Back in November, we covered the possibility that the Pittsburgh Pirates would shift Gold Glove Award-winning left fielder Starling Marte to center, with incumbent center fielder Andrew McCutchen moving to a corner. Here's what we concluded:
Such a change would make sense, given Marte is the best outfield defender on the team. You can assess that using the eye test or with your choice of the much-maligned public defensive metrics, but it's true either way. Baseball-Reference's Defensive Runs Saved, for instance, has Marte as a 50-run defender over the last three seasons; McCutchen, conversely, checks in at negative-47 runs -- yes, negative.
The Pirates' internal metrics evidently featured a similar gap, because Marte confirmed on Saturday to MLB's official Dominican account that he will be sliding to his left:
On Sunday, Pirates manager Clint Hurdle confirmed the clubs is realigning their outfield for the 2017 season. Marte is moving to center and McCutchen is moving to right, witch Gregory Polanco taking over in left. Here's what Hurdle said in a statement:
"After a detailed evaluation, various considerations and many conversations, we have discussed with each of our outfielders the defensive alignment that we will employ. That alignment will be Gregory in left field, Starling in center and Andrew in right. We believe this alignment will maximize our outfield production. Our men were very professional and respectful of the team and each other throughout the process, and are selfless in helping us strengthen our team defensively."
Between Marte's revelation and camps opening in about a week's time, this is a prime opportunity to recap three other notable expected position changes. Let's do just that.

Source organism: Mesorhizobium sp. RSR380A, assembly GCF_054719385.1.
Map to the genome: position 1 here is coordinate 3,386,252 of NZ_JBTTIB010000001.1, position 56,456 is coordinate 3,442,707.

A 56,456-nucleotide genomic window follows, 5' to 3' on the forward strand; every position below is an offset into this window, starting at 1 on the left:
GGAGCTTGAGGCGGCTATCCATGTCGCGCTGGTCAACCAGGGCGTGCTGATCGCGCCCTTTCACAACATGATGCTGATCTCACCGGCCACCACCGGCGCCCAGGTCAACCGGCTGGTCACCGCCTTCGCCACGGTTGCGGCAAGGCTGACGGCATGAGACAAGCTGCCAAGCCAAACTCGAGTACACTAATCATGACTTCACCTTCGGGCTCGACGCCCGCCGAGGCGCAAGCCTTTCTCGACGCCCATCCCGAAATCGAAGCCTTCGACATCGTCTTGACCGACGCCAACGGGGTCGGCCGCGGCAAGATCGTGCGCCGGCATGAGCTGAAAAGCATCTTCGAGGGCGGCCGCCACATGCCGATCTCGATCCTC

Technically, Christian Yelich's move from left field to center field has already taken place. The Miami Marlins slid Yelich over last September, with him playing center exclusively over his final 28 games. (Marcell Ozuna, meanwhile, saw action in both corners.) The idea for the change evidently came from the Marlins' analytics department, and was subsequently co-signed by manager Don Mattingly, who liked how Yelich's closing speed played up-the-middle. For whatever it's worth, Yelich has graded as a better corner-outfield defender than Ozuna, and that tends to translate to better center-field defense. We'll find out for certain in the coming months.
Compared to Yelich's fairly routine positional swap, Desmond's is highly unusual. You don't see many players transition from shortstop to center field, then from center field to first base in consecutive seasons. Yet that's the plan here -- even after most of us spent the winter assuming the Colorado Rockies were posturing about using Desmond at the cold corner in advance of a Charlie Blackmon or Carlos Gonzalez trade. Nothing happened on that front, meaning Desmond figures to be the most athletic and out-of-place first baseman since, uh, Darin Erstad? Expect Desmond's bat to be a bigger concern than his glove.
Speaking of unusual defensive arcs, Brad Miller opened 2016 as the Tampa Bay Rays' starting shortstop. He moved to first base in August, following their acquisition of Matt Duffy. Now Miller is on the move again, as he's slated to slide to second base following the Logan Forsythe trade and Logan Morrison signing. Miller's previous turns at the keystone didn't go well. Defensive metrics are unreliable, so take this with a bag of salt, yet his Defensive Runs Saved total prorated over a full season equals -24 runs -- but the Rays are banking on his bat making his defense tolerable. Otherwise, who knows where he'll move next -- maybe another city?